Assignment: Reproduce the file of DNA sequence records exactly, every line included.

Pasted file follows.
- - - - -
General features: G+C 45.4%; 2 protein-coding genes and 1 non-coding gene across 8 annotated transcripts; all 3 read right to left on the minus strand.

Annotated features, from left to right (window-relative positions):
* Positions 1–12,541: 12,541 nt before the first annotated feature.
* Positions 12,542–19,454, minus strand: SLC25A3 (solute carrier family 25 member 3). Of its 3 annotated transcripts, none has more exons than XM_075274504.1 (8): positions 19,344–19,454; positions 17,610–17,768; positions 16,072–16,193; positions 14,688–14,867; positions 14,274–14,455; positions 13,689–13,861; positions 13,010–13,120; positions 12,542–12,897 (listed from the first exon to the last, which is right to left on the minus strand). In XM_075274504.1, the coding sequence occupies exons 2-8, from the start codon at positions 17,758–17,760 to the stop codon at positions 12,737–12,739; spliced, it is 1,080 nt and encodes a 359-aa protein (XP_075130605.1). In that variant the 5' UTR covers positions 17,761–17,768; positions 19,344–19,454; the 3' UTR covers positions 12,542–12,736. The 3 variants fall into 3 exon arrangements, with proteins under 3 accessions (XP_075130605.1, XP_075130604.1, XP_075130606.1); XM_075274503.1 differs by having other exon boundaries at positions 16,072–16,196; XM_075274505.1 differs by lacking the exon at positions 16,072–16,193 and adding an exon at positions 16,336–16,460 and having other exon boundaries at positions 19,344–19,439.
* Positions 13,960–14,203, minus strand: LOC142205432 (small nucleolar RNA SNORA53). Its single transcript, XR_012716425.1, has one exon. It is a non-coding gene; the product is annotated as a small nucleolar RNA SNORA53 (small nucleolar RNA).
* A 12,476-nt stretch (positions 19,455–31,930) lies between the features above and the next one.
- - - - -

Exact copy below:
General features: G+C 45.4%; 2 protein-coding genes and 1 non-coding gene across 8 annotated transcripts; all 3 read right to left on the minus strand.

Annotated features, from left to right (window-relative positions):
* Positions 1–12,541: 12,541 nt before the first annotated feature.
* Positions 12,542–19,454, minus strand: SLC25A3 (solute carrier family 25 member 3). Of its 3 annotated transcripts, none has more exons than XM_075274504.1 (8): positions 19,344–19,454; positions 17,610–17,768; positions 16,072–16,193; positions 14,688–14,867; positions 14,274–14,455; positions 13,689–13,861; positions 13,010–13,120; positions 12,542–12,897 (listed from the first exon to the last, which is right to left on the minus strand). In XM_075274504.1, the coding sequence occupies exons 2-8, from the start codon at positions 17,758–17,760 to the stop codon at positions 12,737–12,739; spliced, it is 1,080 nt and encodes a 359-aa protein (XP_075130605.1). In that variant the 5' UTR covers positions 17,761–17,768; positions 19,344–19,454; the 3' UTR covers positions 12,542–12,736. The 3 variants fall into 3 exon arrangements, with proteins under 3 accessions (XP_075130605.1, XP_075130604.1, XP_075130606.1); XM_075274503.1 differs by having other exon boundaries at positions 16,072–16,196; XM_075274505.1 differs by lacking the exon at positions 16,072–16,193 and adding an exon at positions 16,336–16,460 and having other exon boundaries at positions 19,344–19,439.
* Positions 13,960–14,203, minus strand: LOC142205432 (small nucleolar RNA SNORA53). Its single transcript, XR_012716425.1, has one exon. It is a non-coding gene; the product is annotated as a small nucleolar RNA SNORA53 (small nucleolar RNA).
* A 12,476-nt stretch (positions 19,455–31,930) lies between the features above and the next one.